3.                  III.            Disability overhead insurance allows business owners to cover the overhead expenses of their business while they are unable to work.
    4.                  IV.            Total permanent disability insurance provides benefits when a person is permanently disabled and can no longer work in their profession, often taken as an adjunct to life insurance.

Workers’ compensation insurance replaces all or part of a worker’s wages lost and accompanying medical expenses incurred because of a job-related injury.

  1. Casualty

Casualty insurance insures against accidents, not necessarily tied to any specific property. It is a broad spectrum of insurance that a number of other types of insurance could be classified, such as auto, workers compensation, and some liability insurances.

  1.                      I.            Crime insurance is a form of casualty insurance that covers the policyholder against losses arising from the criminal acts of third parties. For example, a company can obtain crime insurance to cover losses arising from theft or embezzlement.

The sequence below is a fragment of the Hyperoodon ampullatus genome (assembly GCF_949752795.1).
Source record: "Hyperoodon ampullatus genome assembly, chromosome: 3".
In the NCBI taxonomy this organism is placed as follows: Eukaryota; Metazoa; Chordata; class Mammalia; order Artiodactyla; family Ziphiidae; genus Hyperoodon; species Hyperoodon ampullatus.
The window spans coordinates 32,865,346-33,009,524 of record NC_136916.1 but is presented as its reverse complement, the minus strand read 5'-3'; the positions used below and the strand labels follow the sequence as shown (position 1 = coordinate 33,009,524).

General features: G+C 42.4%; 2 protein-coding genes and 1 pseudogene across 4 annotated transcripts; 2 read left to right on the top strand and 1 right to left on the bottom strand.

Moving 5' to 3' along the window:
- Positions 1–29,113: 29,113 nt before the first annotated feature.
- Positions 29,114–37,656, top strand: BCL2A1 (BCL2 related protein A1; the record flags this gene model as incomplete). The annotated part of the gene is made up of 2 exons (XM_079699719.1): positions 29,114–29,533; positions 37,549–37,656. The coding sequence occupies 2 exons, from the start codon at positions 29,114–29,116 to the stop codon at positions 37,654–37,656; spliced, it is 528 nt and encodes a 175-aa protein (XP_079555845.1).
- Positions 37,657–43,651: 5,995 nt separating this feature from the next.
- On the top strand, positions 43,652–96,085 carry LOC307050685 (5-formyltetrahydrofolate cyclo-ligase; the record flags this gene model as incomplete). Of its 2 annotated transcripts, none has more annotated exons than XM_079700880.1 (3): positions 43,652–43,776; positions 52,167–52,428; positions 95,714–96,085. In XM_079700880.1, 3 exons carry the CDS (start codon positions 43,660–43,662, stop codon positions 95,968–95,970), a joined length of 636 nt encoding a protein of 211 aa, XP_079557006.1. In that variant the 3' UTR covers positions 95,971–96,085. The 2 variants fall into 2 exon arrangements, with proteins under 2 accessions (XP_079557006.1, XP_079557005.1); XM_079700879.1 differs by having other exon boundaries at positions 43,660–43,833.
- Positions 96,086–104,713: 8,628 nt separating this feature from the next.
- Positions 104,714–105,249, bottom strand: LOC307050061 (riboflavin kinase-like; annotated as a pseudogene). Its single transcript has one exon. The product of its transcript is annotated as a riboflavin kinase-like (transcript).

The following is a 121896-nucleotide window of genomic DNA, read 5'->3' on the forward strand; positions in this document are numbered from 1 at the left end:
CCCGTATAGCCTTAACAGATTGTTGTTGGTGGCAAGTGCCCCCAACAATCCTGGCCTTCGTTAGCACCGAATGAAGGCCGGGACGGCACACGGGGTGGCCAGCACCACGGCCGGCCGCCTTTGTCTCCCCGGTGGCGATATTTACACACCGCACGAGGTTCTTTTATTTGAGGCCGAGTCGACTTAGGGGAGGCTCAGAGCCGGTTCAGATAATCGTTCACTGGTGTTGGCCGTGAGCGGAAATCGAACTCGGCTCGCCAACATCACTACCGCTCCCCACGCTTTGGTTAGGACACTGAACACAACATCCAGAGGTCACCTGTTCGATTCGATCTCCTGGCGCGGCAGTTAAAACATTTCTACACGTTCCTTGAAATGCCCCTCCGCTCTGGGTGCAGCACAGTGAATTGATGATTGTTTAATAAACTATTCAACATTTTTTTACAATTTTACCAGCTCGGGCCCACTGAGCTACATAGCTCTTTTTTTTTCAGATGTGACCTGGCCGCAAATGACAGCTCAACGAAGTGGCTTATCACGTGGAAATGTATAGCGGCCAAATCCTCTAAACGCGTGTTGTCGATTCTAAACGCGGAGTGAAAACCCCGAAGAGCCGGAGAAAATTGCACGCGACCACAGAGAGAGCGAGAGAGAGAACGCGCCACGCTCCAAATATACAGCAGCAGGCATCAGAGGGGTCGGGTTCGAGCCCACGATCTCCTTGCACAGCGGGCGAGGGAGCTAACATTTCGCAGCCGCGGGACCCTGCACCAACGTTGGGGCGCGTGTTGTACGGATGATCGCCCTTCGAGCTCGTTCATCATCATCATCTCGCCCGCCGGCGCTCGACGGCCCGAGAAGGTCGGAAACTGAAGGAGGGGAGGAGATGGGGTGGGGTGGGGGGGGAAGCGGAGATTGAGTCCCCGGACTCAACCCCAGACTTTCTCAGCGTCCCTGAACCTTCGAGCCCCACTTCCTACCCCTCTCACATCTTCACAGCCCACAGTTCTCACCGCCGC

2.                    II.            Political risk insurance is a form of casualty insurance that can be taken out by businesses with operations in countries in which there is a risk that revolution or other political conditions could result in a loss.
  3. Life

Life insurance provides a monetary benefit to a decedent’s family or other designated beneficiary, and may specifically provide for income to an insured person’s family, burial, funeral and other final expenses. Life insurance policies often allow the option of having the proceeds paid to the beneficiary either in a lump sum cash payment or an annuity.

Annuities provide a stream of payments and are generally classified as insurance because they are issued by insurance companies, are regulated as insurance, and require the same kinds of actuarial and investment management expertise that life insurance requires. Annuities and pensions that pay a benefit for life are sometimes regarded as insurance against the possibility that a retiree will outlive his or her financial resources. In that sense, they are the complement of life insurance and, from an underwriting perspective, are the mirror image of life insurance.

Certain life insurance contracts accumulate cash values, which may be taken by the insured if the policy is surrendered or which may be borrowed against. Some policies, such as annuities and endowment policies, are financial instruments to accumulate or liquidate wealth when it is needed.

In many countries, such as the US and the UK, the tax law provides that the interest on this cash value is not taxable under certain circumstances. This leads to widespread use of life insurance as a tax-efficient method of saving as well as protection in the event of early death.